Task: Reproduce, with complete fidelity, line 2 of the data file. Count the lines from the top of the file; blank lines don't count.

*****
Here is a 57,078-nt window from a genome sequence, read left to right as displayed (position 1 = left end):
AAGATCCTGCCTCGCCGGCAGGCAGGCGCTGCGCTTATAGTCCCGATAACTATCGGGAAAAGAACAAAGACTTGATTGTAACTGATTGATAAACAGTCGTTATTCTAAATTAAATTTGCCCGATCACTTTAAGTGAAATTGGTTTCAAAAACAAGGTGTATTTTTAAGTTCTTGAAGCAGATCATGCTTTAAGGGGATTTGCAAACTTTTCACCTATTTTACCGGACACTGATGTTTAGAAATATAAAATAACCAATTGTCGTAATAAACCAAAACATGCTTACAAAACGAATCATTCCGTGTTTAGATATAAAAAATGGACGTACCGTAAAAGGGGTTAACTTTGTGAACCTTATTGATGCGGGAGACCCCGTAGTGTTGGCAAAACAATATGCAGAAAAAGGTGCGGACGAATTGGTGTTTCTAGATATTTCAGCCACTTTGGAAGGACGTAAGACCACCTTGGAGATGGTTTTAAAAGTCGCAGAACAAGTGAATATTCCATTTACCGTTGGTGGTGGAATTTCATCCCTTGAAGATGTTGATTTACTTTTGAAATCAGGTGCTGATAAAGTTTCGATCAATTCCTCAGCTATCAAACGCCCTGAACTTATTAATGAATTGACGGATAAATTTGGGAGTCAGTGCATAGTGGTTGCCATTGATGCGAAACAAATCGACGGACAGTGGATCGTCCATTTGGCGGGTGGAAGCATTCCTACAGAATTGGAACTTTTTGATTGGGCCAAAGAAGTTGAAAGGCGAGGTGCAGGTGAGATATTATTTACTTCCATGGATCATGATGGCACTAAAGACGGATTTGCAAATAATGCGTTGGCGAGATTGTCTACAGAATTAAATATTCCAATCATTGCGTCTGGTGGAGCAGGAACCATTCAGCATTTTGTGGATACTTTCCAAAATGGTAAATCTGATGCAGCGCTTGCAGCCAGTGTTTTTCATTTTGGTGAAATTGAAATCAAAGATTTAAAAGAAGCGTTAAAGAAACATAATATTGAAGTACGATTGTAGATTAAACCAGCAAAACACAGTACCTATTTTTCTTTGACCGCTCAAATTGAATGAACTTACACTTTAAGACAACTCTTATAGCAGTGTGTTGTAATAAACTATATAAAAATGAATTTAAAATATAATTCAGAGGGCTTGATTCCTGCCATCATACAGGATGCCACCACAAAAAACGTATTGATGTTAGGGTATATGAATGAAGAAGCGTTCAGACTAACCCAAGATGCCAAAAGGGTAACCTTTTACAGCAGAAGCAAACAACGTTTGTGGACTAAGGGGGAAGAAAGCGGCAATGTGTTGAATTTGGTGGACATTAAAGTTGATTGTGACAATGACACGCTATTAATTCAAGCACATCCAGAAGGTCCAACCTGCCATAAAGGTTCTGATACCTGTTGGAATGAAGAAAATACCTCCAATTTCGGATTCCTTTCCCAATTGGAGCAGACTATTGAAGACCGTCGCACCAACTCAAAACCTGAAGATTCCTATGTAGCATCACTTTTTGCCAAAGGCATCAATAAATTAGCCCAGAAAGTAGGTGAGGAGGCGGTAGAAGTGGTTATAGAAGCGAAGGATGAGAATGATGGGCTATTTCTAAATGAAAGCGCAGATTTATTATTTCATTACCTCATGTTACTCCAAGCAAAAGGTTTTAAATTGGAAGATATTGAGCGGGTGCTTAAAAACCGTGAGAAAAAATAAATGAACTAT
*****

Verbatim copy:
AAGATCCTGCCTCGCCGGCAGGCAGGCGCTGCGCTTATAGTCCCGATAACTATCGGGAAAAGAACAAAGACTTGATTGTAACTGATTGATAAACAGTCGTTATTCTAAATTAAATTTGCCCGATCACTTTAAGTGAAATTGGTTTCAAAAACAAGGTGTATTTTTAAGTTCTTGAAGCAGATCATGCTTTAAGGGGATTTGCAAACTTTTCACCTATTTTACCGGACACTGATGTTTAGAAATATAAAATAACCAATTGTCGTAATAAACCAAAACATGCTTACAAAACGAATCATTCCGTGTTTAGATATAAAAAATGGACGTACCGTAAAAGGGGTTAACTTTGTGAACCTTATTGATGCGGGAGACCCCGTAGTGTTGGCAAAACAATATGCAGAAAAAGGTGCGGACGAATTGGTGTTTCTAGATATTTCAGCCACTTTGGAAGGACGTAAGACCACCTTGGAGATGGTTTTAAAAGTCGCAGAACAAGTGAATATTCCATTTACCGTTGGTGGTGGAATTTCATCCCTTGAAGATGTTGATTTACTTTTGAAATCAGGTGCTGATAAAGTTTCGATCAATTCCTCAGCTATCAAACGCCCTGAACTTATTAATGAATTGACGGATAAATTTGGGAGTCAGTGCATAGTGGTTGCCATTGATGCGAAACAAATCGACGGACAGTGGATCGTCCATTTGGCGGGTGGAAGCATTCCTACAGAATTGGAACTTTTTGATTGGGCCAAAGAAGTTGAAAGGCGAGGTGCAGGTGAGATATTATTTACTTCCATGGATCATGATGGCACTAAAGACGGATTTGCAAATAATGCGTTGGCGAGATTGTCTACAGAATTAAATATTCCAATCATTGCGTCTGGTGGAGCAGGAACCATTCAGCATTTTGTGGATACTTTCCAAAATGGTAAATCTGATGCAGCGCTTGCAGCCAGTGTTTTTCATTTTGGTGAAATTGAAATCAAAGATTTAAAAGAAGCGTTAAAGAAACATAATATTGAAGTACGATTGTAGATTAAACCAGCAAAACACAGTACCTATTTTTCTTTGACCGCTCAAATTGAATGAACTTACACTTTAAGACAACTCTTATAGCAGTGTGTTGTAATAAACTATATAAAAATGAATTTAAAATATAATTCAGAGGGCTTGATTCCTGCCATCATACAGGATGCCACCACAAAAAACGTATTGATGTTAGGGTATATGAATGAAGAAGCGTTCAGACTAACCCAAGATGCCAAAAGGGTAACCTTTTACAGCAGAAGCAAACAACGTTTGTGGACTAAGGGGGAAGAAAGCGGCAATGTGTTGAATTTGGTGGACATTAAAGTTGATTGTGACAATGACACGCTATTAATTCAAGCACATCCAGAAGGTCCAACCTGCCATAAAGGTTCTGATACCTGTTGGAATGAAGAAAATACCTCCAATTTCGGATTCCTTTCCCAATTGGAGCAGACTATTGAAGACCGTCGCACCAACTCAAAACCTGAAGATTCCTATGTAGCATCACTTTTTGCCAAAGGCATCAATAAATTAGCCCAGAAAGTAGGTGAGGAGGCGGTAGAAGTGGTTATAGAAGCGAAGGATGAGAATGATGGGCTATTTCTAAATGAAAGCGCAGATTTATTATTTCATTACCTCATGTTACTCCAAGCAAAAGGTTTTAAATTGGAAGATATTGAGCGGGTGCTTAAAAACCGTGAGAAAAAATAAATGAACTAT